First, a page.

Clive Stafford Smith is a person I have greatly admired for many years. He had initially trained to be a journalist, but then, following a summer spent meeting death row inmates — an experience that reinforced his original abhorrence of capital punishment — he came to the dramatic conclusion that he might achieve more by legally defending them instead of simply writing about them. Following this revelation, he retrained in law and set up his own legal practice.
During the decades since, Stafford Smith, who became founder and director of Reprieve, has represented more than 300 prisoners facing the death penalty in the southern United States. And then, when the preposterous “War on Terror” was launched and the hooded men in orange boiler suits began to be unloaded and dumped into the cages at Guantánamo without due process and their human rights violated, Stafford Smith turned his attention to helping these “enemy combatants” – the majority of whom, he quickly realised, were not merely being detained without charge, but entirely innocent of any involvement in terrorist activities. Up to now, he has helped secure the release of 65 Guantánamo Bay prisoners as well as others across the world who have been detained and tortured in black prisons such as Bagram Theatre Internment Facility, Afghanistan.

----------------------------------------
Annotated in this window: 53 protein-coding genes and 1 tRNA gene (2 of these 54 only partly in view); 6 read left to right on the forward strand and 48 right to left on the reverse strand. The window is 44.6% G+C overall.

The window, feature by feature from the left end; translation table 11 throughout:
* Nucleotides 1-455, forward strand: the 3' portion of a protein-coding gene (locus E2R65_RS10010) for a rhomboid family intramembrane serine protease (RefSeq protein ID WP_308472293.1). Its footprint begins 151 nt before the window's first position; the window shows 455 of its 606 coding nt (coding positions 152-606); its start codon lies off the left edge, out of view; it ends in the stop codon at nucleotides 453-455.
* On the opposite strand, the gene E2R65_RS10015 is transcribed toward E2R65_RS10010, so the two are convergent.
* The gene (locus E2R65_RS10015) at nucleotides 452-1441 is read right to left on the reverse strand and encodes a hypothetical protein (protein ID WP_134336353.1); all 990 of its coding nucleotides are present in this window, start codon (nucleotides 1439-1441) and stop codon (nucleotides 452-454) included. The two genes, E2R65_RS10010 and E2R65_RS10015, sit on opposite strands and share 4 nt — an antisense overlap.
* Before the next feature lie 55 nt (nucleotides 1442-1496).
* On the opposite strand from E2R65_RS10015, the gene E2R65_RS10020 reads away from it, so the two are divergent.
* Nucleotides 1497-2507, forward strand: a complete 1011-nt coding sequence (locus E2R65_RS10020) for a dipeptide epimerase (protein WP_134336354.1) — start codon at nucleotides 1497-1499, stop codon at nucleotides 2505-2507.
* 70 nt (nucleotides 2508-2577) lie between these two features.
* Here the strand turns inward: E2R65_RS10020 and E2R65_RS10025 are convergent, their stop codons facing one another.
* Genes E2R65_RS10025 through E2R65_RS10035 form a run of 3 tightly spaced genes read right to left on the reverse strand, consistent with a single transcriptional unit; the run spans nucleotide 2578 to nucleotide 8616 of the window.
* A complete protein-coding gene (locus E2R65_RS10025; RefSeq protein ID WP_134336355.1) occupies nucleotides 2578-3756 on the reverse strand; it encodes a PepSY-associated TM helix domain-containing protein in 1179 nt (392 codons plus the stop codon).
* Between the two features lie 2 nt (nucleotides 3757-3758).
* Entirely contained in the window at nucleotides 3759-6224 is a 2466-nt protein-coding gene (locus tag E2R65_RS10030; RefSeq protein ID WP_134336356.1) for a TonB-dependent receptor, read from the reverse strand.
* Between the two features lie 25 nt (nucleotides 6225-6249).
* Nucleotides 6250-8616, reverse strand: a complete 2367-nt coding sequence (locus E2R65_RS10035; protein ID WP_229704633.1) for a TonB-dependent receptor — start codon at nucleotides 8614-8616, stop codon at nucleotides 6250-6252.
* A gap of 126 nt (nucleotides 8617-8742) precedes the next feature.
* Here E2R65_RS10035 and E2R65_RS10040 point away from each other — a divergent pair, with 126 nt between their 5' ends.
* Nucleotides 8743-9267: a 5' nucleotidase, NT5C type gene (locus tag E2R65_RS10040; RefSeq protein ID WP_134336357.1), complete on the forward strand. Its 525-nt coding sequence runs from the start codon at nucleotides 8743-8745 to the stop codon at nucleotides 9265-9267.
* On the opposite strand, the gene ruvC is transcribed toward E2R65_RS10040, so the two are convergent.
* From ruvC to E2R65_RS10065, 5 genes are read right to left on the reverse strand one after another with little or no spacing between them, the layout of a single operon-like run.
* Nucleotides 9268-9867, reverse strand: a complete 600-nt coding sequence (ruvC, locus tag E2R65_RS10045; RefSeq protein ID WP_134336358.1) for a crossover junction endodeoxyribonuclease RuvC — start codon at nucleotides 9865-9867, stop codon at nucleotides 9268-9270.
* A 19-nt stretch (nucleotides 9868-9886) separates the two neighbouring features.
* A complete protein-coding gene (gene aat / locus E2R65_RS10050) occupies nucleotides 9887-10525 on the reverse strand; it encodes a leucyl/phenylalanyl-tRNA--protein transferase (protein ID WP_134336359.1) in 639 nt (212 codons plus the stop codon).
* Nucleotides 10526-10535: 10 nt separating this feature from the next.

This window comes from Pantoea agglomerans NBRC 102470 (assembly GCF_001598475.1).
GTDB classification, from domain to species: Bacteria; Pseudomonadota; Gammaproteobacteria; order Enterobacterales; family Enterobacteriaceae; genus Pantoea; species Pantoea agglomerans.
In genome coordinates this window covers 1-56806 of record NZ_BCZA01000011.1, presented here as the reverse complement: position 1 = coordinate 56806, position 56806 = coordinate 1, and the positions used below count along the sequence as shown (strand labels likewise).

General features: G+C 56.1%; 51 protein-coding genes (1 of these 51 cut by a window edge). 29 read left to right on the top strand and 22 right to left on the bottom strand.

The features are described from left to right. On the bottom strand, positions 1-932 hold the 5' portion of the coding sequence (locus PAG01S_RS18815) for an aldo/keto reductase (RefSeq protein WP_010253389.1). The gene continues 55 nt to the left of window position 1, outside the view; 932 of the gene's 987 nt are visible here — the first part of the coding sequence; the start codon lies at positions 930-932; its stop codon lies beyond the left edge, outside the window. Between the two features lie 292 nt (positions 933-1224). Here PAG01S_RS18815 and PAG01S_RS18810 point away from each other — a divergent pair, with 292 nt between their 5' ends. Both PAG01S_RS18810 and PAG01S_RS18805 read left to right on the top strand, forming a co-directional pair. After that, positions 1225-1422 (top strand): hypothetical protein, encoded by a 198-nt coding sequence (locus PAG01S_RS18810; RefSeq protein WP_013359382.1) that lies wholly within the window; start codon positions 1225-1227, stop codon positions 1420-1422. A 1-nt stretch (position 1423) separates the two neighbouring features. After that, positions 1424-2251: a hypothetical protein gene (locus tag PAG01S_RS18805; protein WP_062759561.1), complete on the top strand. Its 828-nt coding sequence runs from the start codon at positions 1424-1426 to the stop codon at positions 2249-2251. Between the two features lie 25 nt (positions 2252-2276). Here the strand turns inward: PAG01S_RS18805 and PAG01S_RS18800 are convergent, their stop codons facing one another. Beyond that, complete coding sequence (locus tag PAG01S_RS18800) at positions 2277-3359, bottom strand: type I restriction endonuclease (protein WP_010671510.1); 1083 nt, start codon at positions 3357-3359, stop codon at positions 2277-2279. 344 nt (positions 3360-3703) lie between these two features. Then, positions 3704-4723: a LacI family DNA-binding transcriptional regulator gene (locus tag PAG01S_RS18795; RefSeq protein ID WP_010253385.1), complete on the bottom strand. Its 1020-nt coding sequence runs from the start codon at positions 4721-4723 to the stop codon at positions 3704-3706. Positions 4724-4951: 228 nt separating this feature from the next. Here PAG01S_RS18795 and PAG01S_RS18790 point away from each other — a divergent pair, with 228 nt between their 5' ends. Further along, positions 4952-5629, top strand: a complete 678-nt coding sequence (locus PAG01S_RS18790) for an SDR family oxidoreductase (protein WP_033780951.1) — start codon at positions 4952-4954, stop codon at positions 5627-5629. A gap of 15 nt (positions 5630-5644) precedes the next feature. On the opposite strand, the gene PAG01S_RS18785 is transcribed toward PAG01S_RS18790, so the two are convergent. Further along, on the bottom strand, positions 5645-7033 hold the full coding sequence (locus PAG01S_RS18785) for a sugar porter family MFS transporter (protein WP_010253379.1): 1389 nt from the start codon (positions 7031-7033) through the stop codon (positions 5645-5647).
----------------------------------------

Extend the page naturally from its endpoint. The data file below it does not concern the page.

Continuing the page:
Here is Clive Stafford Smith speaking at a recent conference and sat alongside some of the prisoners he has helped to release, including Sudanese journalist Sami al-Hajj who was picked up in Afghanistan by the Pakistani army whilst on assignment with Al Jazeera, and ended up being held in Guantánamo without charge for more than six years.
The very epitome of the eternal optimist, it seems that almost nothing can dull Stafford Smith’s enthusiasm and sense of humour, or dent his belief that we will eventually reach a better future. He finishes on a characteristically upbeat point saying “We’re going to win this battle, it’s just a matter of when”:
On January 20th 2010, just one year after Obama’s inauguration, Clive Stafford Smith had been invited to speak at the Frontline Club with regards to the situation at Guantánamo Bay as well as the detention facilities at Bagram and Abu Ghraib. The proceedings were moderated by BBC correspondent Jon Manel.
One of the underlying issues back then was to what extent had Obama helped in propelling the United States away from the Bush administration’s use of torture and extraordinary rendition? In my view, and certainly with hindsight, Clive Stafford Smith is rather too generous when it comes to Obama’s record, but overall what he had to say was as insightful as ever: